$10M athletic-training center for YSU placed on fast track

By Harold Gwin

The university is still raising money to pay for the project.

YOUNGSTOWN — An indoor athletic-training facility proposed for the north side of the Youngstown State University campus could be open for student use by August 2010.

The finance and facilities committee of the YSU Board of Trustees has named MS Consultants Inc. of Youngstown as the architect for the $10 million project.

The university got a total of 15 architectural proposals for the job, and a review team narrowed that down to three finalists — MS Consultants, MSA Sport (a division of MSA Architects of Cincinnati) and Richard Fleischman & Partners of Cleveland, said John Hyden, YSU executive director of facilities.

Those three recently made formal presentations to the board committee.

Although several committee members said they were impressed with Fleischman’s creative approach to a 120,000-square-foot building that would basically house just a 300-meter track and football practice field, the committee decided to go with MS Consultants because it is a local company that has performed satisfactorily on other YSU projects in the past, including the east stands at Stambaugh Stadium.

Construction on the WATTS (Watson and Tressel Training Site) Center was originally not expected to begin until July 2010 with completion in early 2011, but the job has been fast-tracked at the insistence of some members of the board of trustees who believe it will provide a direct benefit to students and could produce revenue for the university by being leased for use by schools and other colleges.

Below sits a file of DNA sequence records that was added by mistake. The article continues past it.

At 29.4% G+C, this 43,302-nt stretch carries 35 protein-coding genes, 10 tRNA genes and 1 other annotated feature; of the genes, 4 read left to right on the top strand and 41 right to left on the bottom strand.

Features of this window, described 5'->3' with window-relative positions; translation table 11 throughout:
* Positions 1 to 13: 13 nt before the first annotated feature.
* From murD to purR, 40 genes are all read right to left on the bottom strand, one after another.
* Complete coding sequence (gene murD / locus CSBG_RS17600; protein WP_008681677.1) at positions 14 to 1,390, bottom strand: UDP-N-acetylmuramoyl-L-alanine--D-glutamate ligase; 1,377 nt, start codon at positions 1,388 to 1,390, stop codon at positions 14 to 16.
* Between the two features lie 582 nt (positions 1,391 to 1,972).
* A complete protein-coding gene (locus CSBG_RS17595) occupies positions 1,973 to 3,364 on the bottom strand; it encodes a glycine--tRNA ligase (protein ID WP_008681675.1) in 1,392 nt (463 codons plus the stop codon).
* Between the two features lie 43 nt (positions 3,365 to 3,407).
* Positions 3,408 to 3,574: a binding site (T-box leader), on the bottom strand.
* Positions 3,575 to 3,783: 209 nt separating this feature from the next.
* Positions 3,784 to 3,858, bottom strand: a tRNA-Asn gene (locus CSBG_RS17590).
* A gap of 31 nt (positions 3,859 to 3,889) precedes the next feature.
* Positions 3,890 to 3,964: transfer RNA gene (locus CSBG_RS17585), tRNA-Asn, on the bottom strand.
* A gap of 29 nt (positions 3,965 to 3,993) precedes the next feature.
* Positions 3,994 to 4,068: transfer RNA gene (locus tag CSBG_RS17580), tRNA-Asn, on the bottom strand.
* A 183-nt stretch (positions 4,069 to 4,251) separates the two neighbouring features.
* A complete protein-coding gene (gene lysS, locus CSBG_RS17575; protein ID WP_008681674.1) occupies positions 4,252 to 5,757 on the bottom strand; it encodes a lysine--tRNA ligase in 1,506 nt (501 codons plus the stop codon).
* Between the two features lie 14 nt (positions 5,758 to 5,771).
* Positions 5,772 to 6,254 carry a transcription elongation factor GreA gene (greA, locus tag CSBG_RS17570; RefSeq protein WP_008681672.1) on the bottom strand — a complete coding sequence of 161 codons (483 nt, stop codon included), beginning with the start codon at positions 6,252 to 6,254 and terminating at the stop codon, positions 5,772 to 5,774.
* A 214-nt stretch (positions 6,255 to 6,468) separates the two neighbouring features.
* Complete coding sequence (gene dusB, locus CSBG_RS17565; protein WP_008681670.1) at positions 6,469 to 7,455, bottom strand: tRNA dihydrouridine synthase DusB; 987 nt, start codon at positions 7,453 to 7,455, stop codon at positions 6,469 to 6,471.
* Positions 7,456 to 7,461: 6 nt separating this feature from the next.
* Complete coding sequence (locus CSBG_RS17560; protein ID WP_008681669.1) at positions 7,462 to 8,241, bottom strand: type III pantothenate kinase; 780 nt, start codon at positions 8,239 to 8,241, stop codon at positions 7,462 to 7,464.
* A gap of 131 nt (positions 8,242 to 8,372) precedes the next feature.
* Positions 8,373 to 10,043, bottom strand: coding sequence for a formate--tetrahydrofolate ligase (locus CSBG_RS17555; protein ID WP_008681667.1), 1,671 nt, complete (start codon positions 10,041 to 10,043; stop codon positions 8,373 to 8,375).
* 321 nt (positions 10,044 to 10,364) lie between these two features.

The latest schedule shows construction stating in March 2010 with completion in August 2010.

The center is named for former YSU head football coach Jim Tressel and his wife, Ellen, and her parents, Frank and Norma Watson, who pledged a total of $1 million to get the project started in mid-2007.

The financing plan calls for half of the $10 million cost to be financed through philanthropy with the other half coming from money the university plans to borrow through the sale of bonds in early 2010 to finance this and other projects.

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